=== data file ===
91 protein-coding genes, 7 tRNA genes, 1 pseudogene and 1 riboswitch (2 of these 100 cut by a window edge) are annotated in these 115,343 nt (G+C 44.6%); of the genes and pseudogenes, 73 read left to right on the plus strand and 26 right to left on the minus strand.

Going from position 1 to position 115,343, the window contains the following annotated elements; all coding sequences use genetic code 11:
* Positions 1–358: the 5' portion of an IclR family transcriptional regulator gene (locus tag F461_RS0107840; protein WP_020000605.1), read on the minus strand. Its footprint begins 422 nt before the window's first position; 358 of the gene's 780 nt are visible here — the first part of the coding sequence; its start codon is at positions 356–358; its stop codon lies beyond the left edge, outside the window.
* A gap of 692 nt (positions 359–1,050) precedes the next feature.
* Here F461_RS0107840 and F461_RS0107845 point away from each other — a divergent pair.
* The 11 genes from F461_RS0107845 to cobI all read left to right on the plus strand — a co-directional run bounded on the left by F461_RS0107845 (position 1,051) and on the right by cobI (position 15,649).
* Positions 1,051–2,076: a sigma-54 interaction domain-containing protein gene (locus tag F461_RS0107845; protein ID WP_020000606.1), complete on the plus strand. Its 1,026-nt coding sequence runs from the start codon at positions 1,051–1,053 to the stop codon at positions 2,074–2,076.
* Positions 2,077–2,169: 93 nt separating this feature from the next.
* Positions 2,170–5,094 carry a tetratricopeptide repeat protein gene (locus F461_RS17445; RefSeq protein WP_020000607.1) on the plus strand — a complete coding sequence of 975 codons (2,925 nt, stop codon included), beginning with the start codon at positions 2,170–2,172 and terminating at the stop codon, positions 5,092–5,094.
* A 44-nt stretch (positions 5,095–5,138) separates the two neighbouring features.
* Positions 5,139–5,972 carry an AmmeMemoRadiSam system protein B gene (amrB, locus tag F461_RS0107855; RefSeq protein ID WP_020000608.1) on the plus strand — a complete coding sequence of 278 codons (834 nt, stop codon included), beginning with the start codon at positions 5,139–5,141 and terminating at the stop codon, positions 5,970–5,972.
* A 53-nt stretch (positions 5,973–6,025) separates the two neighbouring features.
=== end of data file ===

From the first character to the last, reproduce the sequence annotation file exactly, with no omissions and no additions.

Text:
91 protein-coding genes, 7 tRNA genes, 1 pseudogene and 1 riboswitch (2 of these 100 cut by a window edge) are annotated in these 115,343 nt (G+C 44.6%); of the genes and pseudogenes, 73 read left to right on the plus strand and 26 right to left on the minus strand.

Going from position 1 to position 115,343, the window contains the following annotated elements; all coding sequences use genetic code 11:
* Positions 1–358: the 5' portion of an IclR family transcriptional regulator gene (locus tag F461_RS0107840; protein WP_020000605.1), read on the minus strand. Its footprint begins 422 nt before the window's first position; 358 of the gene's 780 nt are visible here — the first part of the coding sequence; its start codon is at positions 356–358; its stop codon lies beyond the left edge, outside the window.
* A gap of 692 nt (positions 359–1,050) precedes the next feature.
* Here F461_RS0107840 and F461_RS0107845 point away from each other — a divergent pair.
* The 11 genes from F461_RS0107845 to cobI all read left to right on the plus strand — a co-directional run bounded on the left by F461_RS0107845 (position 1,051) and on the right by cobI (position 15,649).
* Positions 1,051–2,076: a sigma-54 interaction domain-containing protein gene (locus tag F461_RS0107845; protein ID WP_020000606.1), complete on the plus strand. Its 1,026-nt coding sequence runs from the start codon at positions 1,051–1,053 to the stop codon at positions 2,074–2,076.
* Positions 2,077–2,169: 93 nt separating this feature from the next.
* Positions 2,170–5,094 carry a tetratricopeptide repeat protein gene (locus F461_RS17445; RefSeq protein WP_020000607.1) on the plus strand — a complete coding sequence of 975 codons (2,925 nt, stop codon included), beginning with the start codon at positions 2,170–2,172 and terminating at the stop codon, positions 5,092–5,094.
* A 44-nt stretch (positions 5,095–5,138) separates the two neighbouring features.
* Positions 5,139–5,972 carry an AmmeMemoRadiSam system protein B gene (amrB, locus tag F461_RS0107855; RefSeq protein ID WP_020000608.1) on the plus strand — a complete coding sequence of 278 codons (834 nt, stop codon included), beginning with the start codon at positions 5,139–5,141 and terminating at the stop codon, positions 5,970–5,972.
* A 53-nt stretch (positions 5,973–6,025) separates the two neighbouring features.